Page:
At Cooking by the Book in New York City, we do culinary outward bound events. Firms come to our kitchen and prepare a meal together, often with kitchen challenges. Their night’s menu has been set in advance, from a quarterly menu featuring fresh seasonal ideas. We are always amazed when so many firms pick the same menu items. We can offer five appetizers, but 90% of the time firms will independently select the one same recipe.
This shrimp cocktail is an example. People are just intrigued by the idea of shrimp and tomatillo, they select it for their teambuilding gig here, and they are never disappointed.
There is something “special” about a shrimp cocktail. It always seems to be a treat. Now, with this recipe, you add some new flavor muscle. Once you’ve tried this recipe, it may just become your standard.
The sauce here is probably one you never had with shrimp before. Spinach? Honey? Rice vinegar? Amazingly good.
Shrimp Tomatillo Cocktail
Yield: serves 6 to 8
For the shrimp:
1 tablespoon coriander seeds
2 teaspoons black peppercorns
2 lemons, quartered
1 pound large shrimp, peeled and deveined
For the sauce:
12 tomatillos, cost and rinsed
1 large red onion, coarsely chopped
3 cloves garlic
2 jalapeno peppers
3 tablespoons canola oil
Kosher salt and freshly ground pepper
2 cups fresh spinach
2 tablespoons rice vinegar
¼ cup horseradish, drained
Prepare the shrimp. Combine 8 cups water, 2 tablespoons salt, the coriander and peppercorns in a large saucepan. Squeeze in the lemon juice and add the wedges. Boil 5 minutes, then remove from the heat. Add the shrimp, cover and set aside, about 15 minutes. Strain and transfer the shrimp to a bowl. Cover and chill at least one hour.
Meanwhile, make the sauce. Preheat the oven to 350°F. Place the tomatillos, onion, garlic and jalapenos in a roasting pan and toss with the canola oil. Season with salt and pepper. Roast until soft, tossing occasionally, 20 to 25 minutes.
Cook the spinach in a saucepan of boiling water, about one minute. Drain, squeeze dry and transfer to a food processor. Add the tomatillo mixture, vinegar, horseradish, cilantro and honey and pulse until smooth. Season with salt and pepper. Transfer to a bowl, cover and chill at least one hour. Bring to room temperature 15 minutes before serving. Serve the sauce and shrimp in shot glasses, if desired.
Source: Food Network Magazine
My first taste of green salsa was at a now long-gone New York City restaurant. The food there was good, the salsa amazing. I use to buy that green stuff by the pint and bring it home.
The core ingredient in green salsa is the tomatillo. Often referred to as green tomatoes or Mexican tomatoes, the tomatillo is not a green tomato. It’s only distantly related to red tomatoes. Now available year round in the produce section of your market, they come with a distinctive leafy husk and vary in size. Eight medium size tomatillos should tip the scale at about one pound.
And they come canned, both whole and crushed.
All of which means, that tomatillo salsa can be created in many variations. I just went through a dozen Mexican cookbooks and found 20 very different recipes. All the recipes use tomatillos, some garlic, and some cilantro. After that the fun begins. Recipes call for adding different chiles, sugars, juices and spices. The proportions used for, say, onions vary from 2 tablespoons to one full onion.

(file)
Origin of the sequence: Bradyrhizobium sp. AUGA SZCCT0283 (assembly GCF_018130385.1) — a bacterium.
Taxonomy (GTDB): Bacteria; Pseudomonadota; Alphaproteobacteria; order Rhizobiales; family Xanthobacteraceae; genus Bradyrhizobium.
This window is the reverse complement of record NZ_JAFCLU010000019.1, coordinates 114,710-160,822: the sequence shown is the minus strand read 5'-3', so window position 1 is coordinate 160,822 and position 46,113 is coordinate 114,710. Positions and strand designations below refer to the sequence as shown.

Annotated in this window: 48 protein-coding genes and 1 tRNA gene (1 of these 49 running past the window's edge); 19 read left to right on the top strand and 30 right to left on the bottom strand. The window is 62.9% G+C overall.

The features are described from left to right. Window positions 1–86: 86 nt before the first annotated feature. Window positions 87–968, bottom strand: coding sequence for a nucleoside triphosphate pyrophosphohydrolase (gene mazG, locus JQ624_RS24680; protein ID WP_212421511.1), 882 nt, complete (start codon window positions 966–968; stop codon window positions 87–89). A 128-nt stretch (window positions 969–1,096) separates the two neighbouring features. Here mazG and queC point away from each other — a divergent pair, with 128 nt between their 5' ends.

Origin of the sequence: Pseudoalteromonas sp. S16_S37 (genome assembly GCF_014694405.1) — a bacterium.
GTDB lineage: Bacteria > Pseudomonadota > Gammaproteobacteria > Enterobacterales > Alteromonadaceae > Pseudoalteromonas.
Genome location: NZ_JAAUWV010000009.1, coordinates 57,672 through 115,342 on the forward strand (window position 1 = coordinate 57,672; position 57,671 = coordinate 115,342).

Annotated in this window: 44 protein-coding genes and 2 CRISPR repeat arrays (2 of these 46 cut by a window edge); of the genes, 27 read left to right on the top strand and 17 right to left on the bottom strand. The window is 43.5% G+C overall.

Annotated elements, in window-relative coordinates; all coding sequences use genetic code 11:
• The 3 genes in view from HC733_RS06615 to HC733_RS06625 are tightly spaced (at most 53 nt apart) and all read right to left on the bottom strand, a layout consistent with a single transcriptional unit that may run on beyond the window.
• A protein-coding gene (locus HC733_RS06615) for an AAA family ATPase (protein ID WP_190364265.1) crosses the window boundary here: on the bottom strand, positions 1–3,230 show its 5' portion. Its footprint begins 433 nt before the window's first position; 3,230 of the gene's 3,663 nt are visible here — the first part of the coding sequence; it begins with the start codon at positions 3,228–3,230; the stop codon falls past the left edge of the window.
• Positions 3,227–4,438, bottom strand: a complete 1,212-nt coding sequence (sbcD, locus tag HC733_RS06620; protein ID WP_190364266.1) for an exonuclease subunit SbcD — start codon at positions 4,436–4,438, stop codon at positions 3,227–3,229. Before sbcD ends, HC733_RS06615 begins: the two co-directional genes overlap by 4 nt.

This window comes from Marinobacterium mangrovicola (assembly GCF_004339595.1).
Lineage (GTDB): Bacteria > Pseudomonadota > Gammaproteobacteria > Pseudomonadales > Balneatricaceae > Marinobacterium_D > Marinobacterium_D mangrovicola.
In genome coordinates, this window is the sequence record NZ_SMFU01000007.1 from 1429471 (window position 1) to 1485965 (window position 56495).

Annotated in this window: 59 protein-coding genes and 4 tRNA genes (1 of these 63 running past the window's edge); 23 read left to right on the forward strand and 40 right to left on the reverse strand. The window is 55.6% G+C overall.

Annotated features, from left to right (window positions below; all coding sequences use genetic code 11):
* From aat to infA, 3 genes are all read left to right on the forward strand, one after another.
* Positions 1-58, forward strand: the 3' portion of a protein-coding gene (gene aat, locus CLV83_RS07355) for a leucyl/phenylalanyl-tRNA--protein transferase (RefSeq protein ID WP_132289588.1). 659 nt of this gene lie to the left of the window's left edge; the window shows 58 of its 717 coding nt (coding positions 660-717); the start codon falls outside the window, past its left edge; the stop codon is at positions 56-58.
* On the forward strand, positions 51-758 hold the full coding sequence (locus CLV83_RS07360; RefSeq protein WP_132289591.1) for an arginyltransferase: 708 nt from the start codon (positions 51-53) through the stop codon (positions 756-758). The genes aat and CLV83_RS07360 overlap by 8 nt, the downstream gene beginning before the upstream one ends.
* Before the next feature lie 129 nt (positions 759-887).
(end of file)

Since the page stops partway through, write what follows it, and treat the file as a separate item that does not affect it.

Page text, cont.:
With that variety, you can generate an entire family of green salsas. Here’s the big dividing point: what do you do with the the tomatillos? Use them raw, cook them, or open a can? Everything ends up in a blender anyway, but the different methods do yield distinctive flavors.
This first recipe, from the wonderful book Mexican Everyday by Rick Bayless, is the easiest. Raw tomatillos, garlic and cilantro plus some chili heat are put in a blender and voila. You’re soon done.
This salsa is surely the freshest. You can refrigerate and use it for several days. One thing you need to know about tomatillos, as you pull of the husk, your fingers will feel sticky. Tomatillos are rich in pectin. This Bayless recipe is absolutely thin when it comes out of the blender. After a day in refrigerator, the pectin has kicked in and you have a paste, not a salsa. Just mix in some water, whisk, and you can restore the salsa to any consistency you desire.
As for that long-gone Mexican restaurant where I used to buy salsa, I worried about what would happen if it ever closed. I experimented and came up with my own version which is a pretty good match. Later this week, I’ll give you that tasty, easy recipe using canned tomatillos.
But first, let’s start raw and simple. Find that bag of chips, open a Mexican beer, and enjoy.
Fresh Tomatillo Salsa
Yield: 1 ½ cups
4 medium tomatillos, husked, rinsed and quartered
1 large garlic clove
2 serrano or 1 jalapeno chile, stemmed and roughly chopped [more or less heat to suit you]
2/3 cup, loosely packed, roughly chopped cilantro
Place the tomatillos, garlic, chiles and cilantro in a blender or food processor. And ¼ cup water and a generous ½ teaspoon salt. Process to a coarse puree. Pulse if necessary to first process the tomatillos. Add small amount of additional water if necessary.
Source: Mexican Everyday by Rick Bayless